Saving energy in the kitchen
There are many ways to use less energy when cooking and storing food and cleaning up afterward. It needn’t be more difficult or take more time.
An energy-efficient dishwasher can actually use less water and energy than doing the dishes by hand, but only if you use it efficiently.
Choose a dishwasher that allows you to eliminate the heated drying cycle and dry by air instead, or turn your machine off before that phase.
Save water by using the dishwasher’s rinse-and-hold function instead of rinsing dishes before you load them into the machine.
Wash only full loads.
Use hot water from your hot-water system if it’s gas or solar, and run the dishwasher at its lower temperature settings.
Use a detergent with low environmental impact. Alternatively, replace up to 50 percent of a standard detergent with washing soda.
Saving energy when cooking
Allow frozen food to defrost in the refrigerator overnight.
Where appropriate, use small appliances, such as pressure cookers, toaster ovens, and electric teapots.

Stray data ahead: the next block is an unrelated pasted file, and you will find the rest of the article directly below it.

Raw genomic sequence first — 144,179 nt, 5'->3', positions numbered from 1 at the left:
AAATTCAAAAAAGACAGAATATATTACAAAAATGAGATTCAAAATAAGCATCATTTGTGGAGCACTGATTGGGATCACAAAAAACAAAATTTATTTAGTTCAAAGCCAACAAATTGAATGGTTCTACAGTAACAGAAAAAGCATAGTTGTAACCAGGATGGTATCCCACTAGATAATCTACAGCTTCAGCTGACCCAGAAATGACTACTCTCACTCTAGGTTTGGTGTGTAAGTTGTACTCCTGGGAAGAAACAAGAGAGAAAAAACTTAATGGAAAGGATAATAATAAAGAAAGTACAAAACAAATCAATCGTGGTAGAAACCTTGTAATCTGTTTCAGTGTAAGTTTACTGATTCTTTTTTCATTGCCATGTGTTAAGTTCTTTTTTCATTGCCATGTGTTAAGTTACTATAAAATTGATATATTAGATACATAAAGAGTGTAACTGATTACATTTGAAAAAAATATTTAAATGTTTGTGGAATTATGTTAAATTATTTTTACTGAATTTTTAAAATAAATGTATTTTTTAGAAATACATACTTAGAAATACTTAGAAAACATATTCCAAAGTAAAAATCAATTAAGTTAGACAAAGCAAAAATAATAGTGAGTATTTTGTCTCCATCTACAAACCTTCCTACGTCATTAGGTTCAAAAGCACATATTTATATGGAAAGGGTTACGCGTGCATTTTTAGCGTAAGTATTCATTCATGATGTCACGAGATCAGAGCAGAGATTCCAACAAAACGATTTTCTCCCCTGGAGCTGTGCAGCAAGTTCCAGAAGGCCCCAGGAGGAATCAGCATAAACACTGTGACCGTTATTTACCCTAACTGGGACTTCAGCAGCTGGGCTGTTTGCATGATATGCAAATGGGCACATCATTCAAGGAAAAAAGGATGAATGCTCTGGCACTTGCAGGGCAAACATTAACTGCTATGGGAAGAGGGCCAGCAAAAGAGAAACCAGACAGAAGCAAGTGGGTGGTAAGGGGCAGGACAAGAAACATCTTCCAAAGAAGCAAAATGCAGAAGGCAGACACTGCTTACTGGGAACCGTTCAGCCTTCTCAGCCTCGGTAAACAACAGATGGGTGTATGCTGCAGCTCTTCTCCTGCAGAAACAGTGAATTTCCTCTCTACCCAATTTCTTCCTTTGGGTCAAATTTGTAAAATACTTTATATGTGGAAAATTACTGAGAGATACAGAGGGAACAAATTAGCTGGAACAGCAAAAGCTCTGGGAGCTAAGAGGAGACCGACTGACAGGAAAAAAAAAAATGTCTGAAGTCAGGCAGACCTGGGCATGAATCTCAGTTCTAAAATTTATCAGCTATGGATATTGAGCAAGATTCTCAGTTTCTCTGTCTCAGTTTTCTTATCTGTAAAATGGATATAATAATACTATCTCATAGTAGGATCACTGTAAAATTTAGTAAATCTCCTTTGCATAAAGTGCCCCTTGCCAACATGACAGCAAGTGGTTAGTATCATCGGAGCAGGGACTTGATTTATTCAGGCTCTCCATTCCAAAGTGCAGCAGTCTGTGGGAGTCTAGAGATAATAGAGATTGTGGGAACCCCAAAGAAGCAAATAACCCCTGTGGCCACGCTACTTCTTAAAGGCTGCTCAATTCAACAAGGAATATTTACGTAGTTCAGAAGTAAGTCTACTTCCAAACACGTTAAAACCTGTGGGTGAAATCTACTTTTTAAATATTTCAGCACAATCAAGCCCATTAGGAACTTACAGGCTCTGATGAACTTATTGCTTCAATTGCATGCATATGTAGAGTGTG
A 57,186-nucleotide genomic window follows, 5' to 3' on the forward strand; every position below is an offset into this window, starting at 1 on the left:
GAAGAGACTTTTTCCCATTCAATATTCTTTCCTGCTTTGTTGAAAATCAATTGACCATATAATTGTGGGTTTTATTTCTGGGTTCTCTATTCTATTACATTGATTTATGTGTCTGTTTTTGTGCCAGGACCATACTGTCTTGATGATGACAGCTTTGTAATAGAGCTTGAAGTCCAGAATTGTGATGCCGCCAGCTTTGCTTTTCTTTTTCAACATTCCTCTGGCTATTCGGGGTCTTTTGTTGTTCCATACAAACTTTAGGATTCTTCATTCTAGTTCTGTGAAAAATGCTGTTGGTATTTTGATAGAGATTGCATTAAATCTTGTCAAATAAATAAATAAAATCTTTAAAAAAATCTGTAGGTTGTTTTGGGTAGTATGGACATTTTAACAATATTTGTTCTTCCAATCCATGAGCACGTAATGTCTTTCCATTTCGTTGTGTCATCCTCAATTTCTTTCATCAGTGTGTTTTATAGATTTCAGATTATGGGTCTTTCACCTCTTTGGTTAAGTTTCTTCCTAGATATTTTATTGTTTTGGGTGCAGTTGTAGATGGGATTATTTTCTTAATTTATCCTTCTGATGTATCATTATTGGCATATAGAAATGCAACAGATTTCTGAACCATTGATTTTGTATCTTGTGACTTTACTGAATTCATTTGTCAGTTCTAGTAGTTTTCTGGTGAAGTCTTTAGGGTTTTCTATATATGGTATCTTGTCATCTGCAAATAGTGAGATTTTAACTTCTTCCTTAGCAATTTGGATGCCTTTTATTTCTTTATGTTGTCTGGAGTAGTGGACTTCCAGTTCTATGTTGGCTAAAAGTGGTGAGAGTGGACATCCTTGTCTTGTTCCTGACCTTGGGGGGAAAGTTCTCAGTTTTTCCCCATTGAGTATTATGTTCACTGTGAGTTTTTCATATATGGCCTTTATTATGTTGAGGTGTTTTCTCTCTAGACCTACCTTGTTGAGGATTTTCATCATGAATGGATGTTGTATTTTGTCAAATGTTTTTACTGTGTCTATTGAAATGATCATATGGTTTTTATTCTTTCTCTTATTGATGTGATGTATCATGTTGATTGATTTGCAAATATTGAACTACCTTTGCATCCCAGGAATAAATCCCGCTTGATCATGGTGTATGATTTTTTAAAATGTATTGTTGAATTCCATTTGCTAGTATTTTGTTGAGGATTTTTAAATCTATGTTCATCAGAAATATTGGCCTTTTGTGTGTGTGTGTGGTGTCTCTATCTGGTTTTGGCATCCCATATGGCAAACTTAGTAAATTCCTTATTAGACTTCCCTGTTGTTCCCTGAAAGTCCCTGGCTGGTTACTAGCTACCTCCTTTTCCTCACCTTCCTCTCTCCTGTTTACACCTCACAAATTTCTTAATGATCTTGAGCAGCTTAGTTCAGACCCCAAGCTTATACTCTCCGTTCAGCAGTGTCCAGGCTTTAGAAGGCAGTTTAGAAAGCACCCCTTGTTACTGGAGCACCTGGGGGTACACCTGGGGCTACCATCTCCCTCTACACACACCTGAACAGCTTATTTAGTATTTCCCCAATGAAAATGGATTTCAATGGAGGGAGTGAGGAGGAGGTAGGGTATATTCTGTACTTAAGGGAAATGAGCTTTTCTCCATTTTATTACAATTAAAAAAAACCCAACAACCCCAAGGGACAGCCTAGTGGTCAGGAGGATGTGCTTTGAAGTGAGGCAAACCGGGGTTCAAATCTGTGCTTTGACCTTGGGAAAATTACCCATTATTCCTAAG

Match the size of pots to the size of a hot plate or burner—turn down the burner if flames are lapping up the side of the pan.
Keep reflectors under burners clean.
Use the minimum amount of water when boiling or steaming.
Where possible, cook more than one item in the oven at the same time.
Leave the oven door shut. When you open the oven door, the temperature can drop by as much as 59°F. It takes more energy to restore the correct temperature.
Microwave ovens use less energy than conventional ovens. Convection ovens use less than conventional ones, but more than microwaves.
ON DISHWASHING MACHINES A dishwasher saves barely one minute in clean up time. According to the industry, this is because people needlessly scour the dishes before placing them in the machine. Or they take advantage of the convenience to use more dishes.
Locate refrigerators in cool spots—not in the sun, nor next to the oven.
Ensure good circulation around the coils and dust them regularly.
Keep the refrigerator defrosted to enable maximum efficiency.
Keep the door seals clean and in good condition. (To test your seal, try closing the door on a sheet of paper. If you can pull it out easily, the seal is not working properly.)
Run the fridge between 37°F and 41°F. Freezers should run at a temperature of between 5°F and 0°F. Every degree lower costs 5 percent more in running costs and greenhouse gas pollution.
Shut that door! Be quick when you open the refrigerator door, as the longer it is open, the more it will warm up.
Cut the chances of ice forming inside the fridge by covering all liquids.